PA: Allegheny County unveils reduced public transit fare program for low-income riders

May 23, 2024
Allegheny County Executive Sara Innamorato, along with Pittsburgh Regional Transit and the county Department of Human Services, announced the launch of the "Allegheny Go" program, which will offer half-off fares for those on SNAP.

May 20—Local officials on Monday unveiled a new program that will slash public transit fares for eligible low-income residents.

Allegheny County Executive Sara Innamorato, along with Pittsburgh Regional Transit and the county Department of Human Services, announced the launch of the "Allegheny Go" program, which will offer half-off fares for those on the Supplemental Nutrition Assistance Program (SNAP).

Currently, there are more than 130,000 county residents eligible for reduced fares through the program, which is slated to go into effect on June 3.

"This is just one of the many programs we were excited to launch in my first term as county executive," Ms. Innamorato said.

According to the "All In Allegheny" survey that the county completed earlier this year, affordable and reliable transit has shown to be a top priority for county residents, Ms. Innamorato said.

She also said accessible public transit is critical to the region's economy.

"Our unemployment is at an all-time low and we have more job openings than we have job-seekers," Ms. Innamorato said. "So it's incumbent on us as a government agency, as the county, to say 'How do we remove barriers for people to access those jobs?'"

The origin of the program dates back to late 2022, when the county launched a pilot program to address transportation inequality in the area.

More than 9,000 adults, representing a total 14,480 people including eligible family members, participated in the study, which showed those who received halved fares were more likely to use public transit.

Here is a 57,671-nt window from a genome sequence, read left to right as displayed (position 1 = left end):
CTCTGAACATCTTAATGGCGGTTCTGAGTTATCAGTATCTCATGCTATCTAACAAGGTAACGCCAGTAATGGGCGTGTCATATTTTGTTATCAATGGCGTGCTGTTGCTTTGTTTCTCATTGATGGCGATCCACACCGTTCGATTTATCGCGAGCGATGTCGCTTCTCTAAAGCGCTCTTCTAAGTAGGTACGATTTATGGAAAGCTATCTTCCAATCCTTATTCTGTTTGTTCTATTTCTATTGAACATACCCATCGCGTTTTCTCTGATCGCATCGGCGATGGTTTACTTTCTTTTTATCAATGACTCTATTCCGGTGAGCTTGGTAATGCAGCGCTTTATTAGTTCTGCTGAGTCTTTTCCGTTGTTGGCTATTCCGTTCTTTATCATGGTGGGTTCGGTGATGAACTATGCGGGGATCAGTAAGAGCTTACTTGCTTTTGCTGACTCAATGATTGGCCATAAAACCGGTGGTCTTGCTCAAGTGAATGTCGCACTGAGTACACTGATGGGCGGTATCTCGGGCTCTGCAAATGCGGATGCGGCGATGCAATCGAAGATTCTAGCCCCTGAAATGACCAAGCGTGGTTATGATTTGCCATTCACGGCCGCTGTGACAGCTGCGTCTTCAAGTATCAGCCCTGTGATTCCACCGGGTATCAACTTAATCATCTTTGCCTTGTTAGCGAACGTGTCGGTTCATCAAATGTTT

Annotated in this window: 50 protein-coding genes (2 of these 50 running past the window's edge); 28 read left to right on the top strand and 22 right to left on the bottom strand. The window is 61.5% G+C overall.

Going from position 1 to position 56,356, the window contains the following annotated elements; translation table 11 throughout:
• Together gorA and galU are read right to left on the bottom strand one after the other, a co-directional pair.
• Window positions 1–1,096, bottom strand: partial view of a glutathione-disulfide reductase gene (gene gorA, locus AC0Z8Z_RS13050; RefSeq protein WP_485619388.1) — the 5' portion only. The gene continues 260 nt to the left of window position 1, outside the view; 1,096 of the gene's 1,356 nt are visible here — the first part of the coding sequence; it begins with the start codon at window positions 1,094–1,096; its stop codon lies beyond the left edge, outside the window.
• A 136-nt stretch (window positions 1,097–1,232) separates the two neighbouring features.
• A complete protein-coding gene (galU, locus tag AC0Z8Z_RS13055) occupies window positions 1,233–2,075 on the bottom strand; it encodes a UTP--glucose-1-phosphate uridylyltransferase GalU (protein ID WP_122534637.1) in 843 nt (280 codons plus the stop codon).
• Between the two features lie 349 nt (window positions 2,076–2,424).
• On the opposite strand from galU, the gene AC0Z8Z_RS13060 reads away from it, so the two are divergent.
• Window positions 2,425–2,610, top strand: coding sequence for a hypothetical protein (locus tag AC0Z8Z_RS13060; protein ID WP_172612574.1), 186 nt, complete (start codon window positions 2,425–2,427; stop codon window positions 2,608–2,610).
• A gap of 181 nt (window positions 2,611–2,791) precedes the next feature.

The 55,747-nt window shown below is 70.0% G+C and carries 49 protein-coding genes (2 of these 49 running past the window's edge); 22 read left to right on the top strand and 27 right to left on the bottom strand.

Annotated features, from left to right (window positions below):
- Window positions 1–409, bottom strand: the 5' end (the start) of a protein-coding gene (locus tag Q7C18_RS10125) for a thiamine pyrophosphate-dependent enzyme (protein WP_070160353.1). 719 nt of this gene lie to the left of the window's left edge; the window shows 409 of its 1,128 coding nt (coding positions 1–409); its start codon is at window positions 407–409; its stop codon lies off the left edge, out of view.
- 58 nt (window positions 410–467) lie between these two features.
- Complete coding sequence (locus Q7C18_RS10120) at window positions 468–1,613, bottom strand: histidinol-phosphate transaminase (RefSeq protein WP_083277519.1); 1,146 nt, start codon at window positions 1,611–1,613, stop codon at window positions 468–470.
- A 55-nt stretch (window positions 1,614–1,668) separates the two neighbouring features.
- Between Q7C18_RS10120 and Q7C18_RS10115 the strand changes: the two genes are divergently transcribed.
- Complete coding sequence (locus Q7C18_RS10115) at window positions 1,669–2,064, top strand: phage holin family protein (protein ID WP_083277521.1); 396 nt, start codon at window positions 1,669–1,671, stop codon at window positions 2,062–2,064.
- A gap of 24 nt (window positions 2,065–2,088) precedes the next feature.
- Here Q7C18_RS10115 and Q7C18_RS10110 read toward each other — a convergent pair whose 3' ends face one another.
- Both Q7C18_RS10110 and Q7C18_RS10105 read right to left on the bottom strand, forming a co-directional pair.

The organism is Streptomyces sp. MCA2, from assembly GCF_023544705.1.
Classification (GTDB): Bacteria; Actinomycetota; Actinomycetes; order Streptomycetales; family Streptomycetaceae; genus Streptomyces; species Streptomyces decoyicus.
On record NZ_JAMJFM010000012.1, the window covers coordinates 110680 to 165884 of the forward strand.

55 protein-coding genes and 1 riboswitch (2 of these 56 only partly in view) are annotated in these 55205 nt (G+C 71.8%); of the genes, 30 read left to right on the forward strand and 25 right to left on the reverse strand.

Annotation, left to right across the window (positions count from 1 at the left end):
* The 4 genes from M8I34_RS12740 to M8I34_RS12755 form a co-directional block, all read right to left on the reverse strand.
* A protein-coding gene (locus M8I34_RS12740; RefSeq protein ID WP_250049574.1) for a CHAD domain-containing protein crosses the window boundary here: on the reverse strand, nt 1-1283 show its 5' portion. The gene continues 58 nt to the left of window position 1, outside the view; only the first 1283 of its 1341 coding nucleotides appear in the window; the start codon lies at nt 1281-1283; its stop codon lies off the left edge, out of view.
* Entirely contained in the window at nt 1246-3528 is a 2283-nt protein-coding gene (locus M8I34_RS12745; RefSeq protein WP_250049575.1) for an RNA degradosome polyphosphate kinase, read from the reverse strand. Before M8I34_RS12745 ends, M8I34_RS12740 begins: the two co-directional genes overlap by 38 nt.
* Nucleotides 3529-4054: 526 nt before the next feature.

Erin Dalton, director of Allegheny County DHS, said the pilot program highlighted the impact reduced fares for low-income residents could have on the community when those who participated used public transit 1.6 times more.

"[ DHS] has the hard job of picking how we use our resources for the people that are in crisis right in front of us today and really wanting to invest in people avoiding crisis and being able to thrive in their communities," Ms. Dalton said. "Anytime... we are able to reduce the burdens of poverty and put money in people's pockets, we want to do that. This is an example of that."

Ms. Dalton said the program is expected to cost an estimated $1.2 million for each 10,000 eligible riders who use it.

She also said those eligible for the program only need a smart phone and can apply by downloading the PRT Ready2Ride app before submitting their information on the county website.

Sherai Richardson, 61, of the Hill District, said the program greatly impacted her life after she enrolled in the pilot in 2022.

Ms. Richardson, now a member of the Pittsburghers for Public Transit advocacy group, said she moved to Pittsburgh from Texas in early 2022 after losing all her possessions in a fire, rendering her homeless.

It became financially difficult to get to and from her appointments to find permanent housing, doctors visits, and meetings with social services groups, she said.

"I was very grateful for the county's pilot program because I couldn't have met any of my needs and deadlines without them," Ms. Richardson said.

She is now employed and is able to attend the gym regularly while saving up for her own home.

"It may not be long before I no longer need to receive benefits anymore, and I'm ok with that," she said.

Ultimately, the county is still looking into expanding the program to offer free fares for eligible residents instead of halved fares.

"Passing a low-income fare policy is just the first step," said Teaira Collins, a Pittsburghers for Public Transit and Pittsburgh Food Policy Council board member. "We will also continue to push for the successful negotiations and for the funding to transit to a fully zero-fare program for low-income riders."

For now, PRT CEO Katharine Kelleman said the half-off fare program was the county's best bet for assisting the largest number of low-income riders because making fares completely free would cost double the funding.

"From our viewpoint, this was the way to help the maximum number of people with the benefit," she said.

Ultimately, Ms. Kelleman said achieving a free fare program for low-income residents would take collaboration due to state-mandated quotas the transit agency is expected to collect in fares.

"We have to work with our friends in the legislature," she said.


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